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Gordon Logan

Centennial Professor of Psychology

Logan's research interest includes automaticity and skill acquisition, attention and performance, spatial cognition, executive control strategies and processes, stopping behavior, mental arithmetic, and attention deficits in hyperactive children.

Representative Publications

  • Schneider, D. W., & Logan, G. D. (in press). Hierarchical control of cognitive processes: Switching tasks in sequences. Journal of Experimental Psychology: General.
  • Schneider, D. W., & Logan, G. D. (in press). Defining task-set reconfiguration: The case of reference point switching. Psychonomic Bulletin & Review.
  • Logan, G. D. (in press). What it costs to implement a plan: Plan-level and task-level contributions to switch costs. Memory & Cognition.
  • Xiong, M. J., Logan, G. D., & Franks, J. J. (in press). Testing the semantic differential as a model of task processes with the implicit association test. Memory & Cognition.
  • Logan, G. D., & Schneider, D. W. (in press). Priming or executive control? Associative priming of cue encoding increases "switch costs" in the explicit task-cuing procedure. Memory & Cognition.
  • Watter, S., & Logan, G. D. (2006). Parallel response selection in dual-task situations. Perception & Psychophysics, 68, 254-277.
  • Logan, G. D. (2006). Out with the old, in with the new: More valid measures of switch cost and retrieval time in the task span procedure. Psychonomic Bulletin & Review, 13, 139-144.
  • Schneider, D. W., & Logan, G. D. (2006). Priming cue encoding by manipulating transition frequency in explicitly cued task switching. Psychonomic Bulletin & Review, 13, 145-151.
  • Logan, G. D., & Schneider, D. W. (2006). Interpreting instructional cues in task switching procedures: The role of mediator retrieval. Journal of Experimental Psychology: Learning, Memory, and Cognition, 32, 347-363.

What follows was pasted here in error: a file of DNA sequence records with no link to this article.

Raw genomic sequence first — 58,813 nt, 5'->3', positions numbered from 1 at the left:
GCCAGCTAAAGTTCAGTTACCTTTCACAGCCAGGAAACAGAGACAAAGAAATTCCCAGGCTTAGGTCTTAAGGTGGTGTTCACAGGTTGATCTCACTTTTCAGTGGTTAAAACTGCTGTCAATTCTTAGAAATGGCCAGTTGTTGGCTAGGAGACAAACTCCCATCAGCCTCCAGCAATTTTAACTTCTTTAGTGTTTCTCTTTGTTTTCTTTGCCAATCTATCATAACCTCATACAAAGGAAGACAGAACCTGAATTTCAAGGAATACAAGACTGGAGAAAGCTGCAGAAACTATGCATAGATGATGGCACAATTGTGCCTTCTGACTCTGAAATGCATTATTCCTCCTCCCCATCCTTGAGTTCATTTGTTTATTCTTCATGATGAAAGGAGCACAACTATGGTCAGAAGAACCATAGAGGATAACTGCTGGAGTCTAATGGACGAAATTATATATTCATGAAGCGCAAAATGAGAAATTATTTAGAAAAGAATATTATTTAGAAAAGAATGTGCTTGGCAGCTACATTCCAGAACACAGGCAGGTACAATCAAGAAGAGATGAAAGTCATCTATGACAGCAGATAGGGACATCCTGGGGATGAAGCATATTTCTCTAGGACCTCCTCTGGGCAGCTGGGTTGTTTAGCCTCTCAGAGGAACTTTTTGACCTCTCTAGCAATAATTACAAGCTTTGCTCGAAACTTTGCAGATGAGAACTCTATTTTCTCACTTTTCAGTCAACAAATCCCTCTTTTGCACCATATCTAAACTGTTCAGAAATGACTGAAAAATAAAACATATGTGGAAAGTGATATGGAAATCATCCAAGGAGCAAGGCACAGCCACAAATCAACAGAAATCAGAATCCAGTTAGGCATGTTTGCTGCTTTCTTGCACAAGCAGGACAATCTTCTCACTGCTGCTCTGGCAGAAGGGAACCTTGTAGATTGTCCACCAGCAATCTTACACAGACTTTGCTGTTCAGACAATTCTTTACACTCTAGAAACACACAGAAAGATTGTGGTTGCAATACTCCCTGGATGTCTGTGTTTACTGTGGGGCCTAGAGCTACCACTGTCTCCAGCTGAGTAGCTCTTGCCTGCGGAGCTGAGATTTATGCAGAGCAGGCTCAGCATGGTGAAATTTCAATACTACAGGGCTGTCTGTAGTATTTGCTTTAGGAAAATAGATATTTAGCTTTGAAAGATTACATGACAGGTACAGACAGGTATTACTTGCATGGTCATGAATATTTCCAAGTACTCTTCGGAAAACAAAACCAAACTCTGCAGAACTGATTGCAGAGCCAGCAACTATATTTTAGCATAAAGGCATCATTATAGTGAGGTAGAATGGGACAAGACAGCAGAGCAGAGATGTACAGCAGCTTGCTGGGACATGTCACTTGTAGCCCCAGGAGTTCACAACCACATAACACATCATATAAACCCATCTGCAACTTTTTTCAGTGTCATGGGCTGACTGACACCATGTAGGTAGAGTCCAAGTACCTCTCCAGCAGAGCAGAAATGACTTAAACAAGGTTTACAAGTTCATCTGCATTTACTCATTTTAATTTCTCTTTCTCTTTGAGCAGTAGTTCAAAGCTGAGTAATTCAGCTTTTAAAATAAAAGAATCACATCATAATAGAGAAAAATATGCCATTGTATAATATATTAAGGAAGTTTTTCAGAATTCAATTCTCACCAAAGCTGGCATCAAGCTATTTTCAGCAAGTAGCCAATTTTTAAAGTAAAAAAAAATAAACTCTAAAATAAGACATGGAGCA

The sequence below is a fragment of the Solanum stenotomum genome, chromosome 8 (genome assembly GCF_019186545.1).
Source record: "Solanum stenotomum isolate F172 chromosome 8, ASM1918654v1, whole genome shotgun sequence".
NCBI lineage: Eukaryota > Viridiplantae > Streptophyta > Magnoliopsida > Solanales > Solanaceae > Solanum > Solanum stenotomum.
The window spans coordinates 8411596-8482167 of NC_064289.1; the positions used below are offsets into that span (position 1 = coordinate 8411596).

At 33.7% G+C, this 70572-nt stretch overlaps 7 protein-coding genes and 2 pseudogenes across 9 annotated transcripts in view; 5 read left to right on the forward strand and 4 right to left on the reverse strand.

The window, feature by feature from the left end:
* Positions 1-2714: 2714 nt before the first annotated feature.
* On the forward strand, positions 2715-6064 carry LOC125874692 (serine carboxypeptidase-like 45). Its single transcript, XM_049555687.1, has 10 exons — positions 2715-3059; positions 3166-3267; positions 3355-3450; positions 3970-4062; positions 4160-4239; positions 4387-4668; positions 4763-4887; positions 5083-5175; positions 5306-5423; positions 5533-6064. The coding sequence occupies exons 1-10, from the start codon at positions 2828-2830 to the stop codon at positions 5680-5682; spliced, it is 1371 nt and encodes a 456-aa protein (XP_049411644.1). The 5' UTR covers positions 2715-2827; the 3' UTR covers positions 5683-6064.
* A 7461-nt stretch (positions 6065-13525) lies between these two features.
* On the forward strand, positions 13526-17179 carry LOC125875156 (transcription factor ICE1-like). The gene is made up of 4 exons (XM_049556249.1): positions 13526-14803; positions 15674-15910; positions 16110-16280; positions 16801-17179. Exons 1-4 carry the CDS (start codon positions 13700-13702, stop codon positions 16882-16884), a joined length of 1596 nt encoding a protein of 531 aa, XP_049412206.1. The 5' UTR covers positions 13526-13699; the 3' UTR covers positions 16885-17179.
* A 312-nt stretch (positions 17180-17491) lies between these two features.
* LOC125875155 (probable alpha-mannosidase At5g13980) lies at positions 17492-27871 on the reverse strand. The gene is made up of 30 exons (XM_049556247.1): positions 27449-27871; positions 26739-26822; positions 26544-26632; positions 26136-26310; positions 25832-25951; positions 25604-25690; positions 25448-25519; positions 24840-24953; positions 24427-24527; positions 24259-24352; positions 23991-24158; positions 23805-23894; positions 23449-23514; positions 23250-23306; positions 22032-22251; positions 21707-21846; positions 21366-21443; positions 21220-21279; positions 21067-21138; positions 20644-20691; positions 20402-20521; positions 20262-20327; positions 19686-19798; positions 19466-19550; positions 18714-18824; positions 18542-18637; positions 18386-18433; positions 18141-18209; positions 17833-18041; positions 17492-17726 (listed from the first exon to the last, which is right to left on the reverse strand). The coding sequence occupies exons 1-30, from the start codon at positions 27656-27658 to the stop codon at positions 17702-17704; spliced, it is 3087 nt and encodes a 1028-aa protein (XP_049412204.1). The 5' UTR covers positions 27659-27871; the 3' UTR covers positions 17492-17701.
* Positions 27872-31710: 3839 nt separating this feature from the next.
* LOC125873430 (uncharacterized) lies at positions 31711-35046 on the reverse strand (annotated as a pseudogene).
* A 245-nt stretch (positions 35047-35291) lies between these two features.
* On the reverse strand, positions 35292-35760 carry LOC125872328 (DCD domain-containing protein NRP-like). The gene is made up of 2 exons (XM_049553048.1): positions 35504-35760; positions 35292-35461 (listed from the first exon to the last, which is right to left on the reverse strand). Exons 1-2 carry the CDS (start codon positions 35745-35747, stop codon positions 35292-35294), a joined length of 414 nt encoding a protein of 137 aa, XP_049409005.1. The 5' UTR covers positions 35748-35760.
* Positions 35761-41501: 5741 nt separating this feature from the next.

• Logan, G. D. (2005). The time it takes to switch attention. Psychonomic Bulletin & Review, 12, 647-653.
  • Schneider, D. W., & Logan, G. D. (2005). Modeling task switching without switching tasks: A short-term priming account of explicitly cued performance. Journal of Experimental Psychology: General, 134, 343-367.
  • Arrington, C. M., & Logan, G. D. (2005). Voluntary task switching: Chasing the elusive homunculus. Journal of Experimental Psychology: Learning, Memory, and Cognition, 31, 683-702.
  • Choplin, J. M., & Logan, G. D. (2005). A memory-based account of automatic numerosity processing. Memory & Cognition, 33, 17-28.
  • Carlson, L. A., & Logan, G. D. (2005). Attention and spatial language. In L. Itti, G. Rees, & J. Tsotsos (Eds.), Neurobiology of attention (pp. 330-336). San Diego, CA: Elsevier.
  • Zbrodoff, N. J., & Logan, G. D. (2005). What everyone finds: The problem size effect. In J. I. D. Campbell (Ed.), Handbook of mathematical cognition (pp. 331-345). New York: Psychology Press.

Honors

  • 2005 ISI Highly Cited Researcher
  • 2003 Fellow, American Psychological Society
  • 2001 Fellow, Division 3 (Experimental) of the American Psychological Association
  • 2000-present Centennial Chair in Psychology, Vanderbilt University
  • 1997-98 Psi Chi Award for Excellence in Undergraduate Teaching
  • 1997 Fellow, Society of Experimental Psychologists
  • 1995-96 Graduate Student Organization Award for Excellence in Graduate Teaching and Advising, Department of Psychology, University of Illinois
  • 1984-89 Member, Geseleschaft fur Unendliche Versuche
  • 1980-84 Natural Sciences and Engineering Research Council of Canada University Research Fellowship
  • 1972-74 National Research Council of Canada Postgraduate Scholarship